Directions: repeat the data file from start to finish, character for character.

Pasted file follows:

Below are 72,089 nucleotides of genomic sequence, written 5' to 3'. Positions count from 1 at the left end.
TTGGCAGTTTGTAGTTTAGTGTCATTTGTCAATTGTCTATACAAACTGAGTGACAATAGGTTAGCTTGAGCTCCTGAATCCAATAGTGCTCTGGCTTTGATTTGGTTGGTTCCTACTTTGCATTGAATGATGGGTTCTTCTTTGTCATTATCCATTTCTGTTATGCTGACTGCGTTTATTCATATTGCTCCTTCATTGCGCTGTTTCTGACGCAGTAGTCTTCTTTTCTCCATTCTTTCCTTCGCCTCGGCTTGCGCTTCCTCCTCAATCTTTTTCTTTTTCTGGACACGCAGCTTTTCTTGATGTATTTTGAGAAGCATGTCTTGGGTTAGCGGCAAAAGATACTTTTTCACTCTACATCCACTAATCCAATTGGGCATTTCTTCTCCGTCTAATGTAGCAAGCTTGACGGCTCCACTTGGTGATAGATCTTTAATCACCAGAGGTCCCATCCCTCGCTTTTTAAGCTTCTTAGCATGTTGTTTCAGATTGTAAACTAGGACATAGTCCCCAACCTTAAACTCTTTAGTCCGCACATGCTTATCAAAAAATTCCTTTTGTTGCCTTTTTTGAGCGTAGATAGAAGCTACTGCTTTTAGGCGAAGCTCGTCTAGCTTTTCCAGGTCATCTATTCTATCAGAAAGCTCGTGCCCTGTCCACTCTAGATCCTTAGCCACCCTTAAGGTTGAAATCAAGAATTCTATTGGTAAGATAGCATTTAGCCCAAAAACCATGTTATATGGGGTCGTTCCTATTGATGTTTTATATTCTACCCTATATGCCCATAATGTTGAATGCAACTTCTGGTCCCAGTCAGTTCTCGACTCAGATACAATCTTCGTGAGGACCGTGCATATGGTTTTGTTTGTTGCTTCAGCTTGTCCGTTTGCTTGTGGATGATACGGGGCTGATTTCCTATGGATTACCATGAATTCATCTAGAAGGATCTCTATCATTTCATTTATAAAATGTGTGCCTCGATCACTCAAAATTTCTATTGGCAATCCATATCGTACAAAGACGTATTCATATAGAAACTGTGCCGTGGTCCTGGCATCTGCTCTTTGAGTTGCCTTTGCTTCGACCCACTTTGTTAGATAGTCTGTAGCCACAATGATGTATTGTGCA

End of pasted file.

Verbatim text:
Below are 72,089 nucleotides of genomic sequence, written 5' to 3'. Positions count from 1 at the left end.
TTGGCAGTTTGTAGTTTAGTGTCATTTGTCAATTGTCTATACAAACTGAGTGACAATAGGTTAGCTTGAGCTCCTGAATCCAATAGTGCTCTGGCTTTGATTTGGTTGGTTCCTACTTTGCATTGAATGATGGGTTCTTCTTTGTCATTATCCATTTCTGTTATGCTGACTGCGTTTATTCATATTGCTCCTTCATTGCGCTGTTTCTGACGCAGTAGTCTTCTTTTCTCCATTCTTTCCTTCGCCTCGGCTTGCGCTTCCTCCTCAATCTTTTTCTTTTTCTGGACACGCAGCTTTTCTTGATGTATTTTGAGAAGCATGTCTTGGGTTAGCGGCAAAAGATACTTTTTCACTCTACATCCACTAATCCAATTGGGCATTTCTTCTCCGTCTAATGTAGCAAGCTTGACGGCTCCACTTGGTGATAGATCTTTAATCACCAGAGGTCCCATCCCTCGCTTTTTAAGCTTCTTAGCATGTTGTTTCAGATTGTAAACTAGGACATAGTCCCCAACCTTAAACTCTTTAGTCCGCACATGCTTATCAAAAAATTCCTTTTGTTGCCTTTTTTGAGCGTAGATAGAAGCTACTGCTTTTAGGCGAAGCTCGTCTAGCTTTTCCAGGTCATCTATTCTATCAGAAAGCTCGTGCCCTGTCCACTCTAGATCCTTAGCCACCCTTAAGGTTGAAATCAAGAATTCTATTGGTAAGATAGCATTTAGCCCAAAAACCATGTTATATGGGGTCGTTCCTATTGATGTTTTATATTCTACCCTATATGCCCATAATGTTGAATGCAACTTCTGGTCCCAGTCAGTTCTCGACTCAGATACAATCTTCGTGAGGACCGTGCATATGGTTTTGTTTGTTGCTTCAGCTTGTCCGTTTGCTTGTGGATGATACGGGGCTGATTTCCTATGGATTACCATGAATTCATCTAGAAGGATCTCTATCATTTCATTTATAAAATGTGTGCCTCGATCACTCAAAATTTCTATTGGCAATCCATATCGTACAAAGACGTATTCATATAGAAACTGTGCCGTGGTCCTGGCATCTGCTCTTTGAGTTGCCTTTGCTTCGACCCACTTTGTTAGATAGTCTGTAGCCACAATGATGTATTGTGCA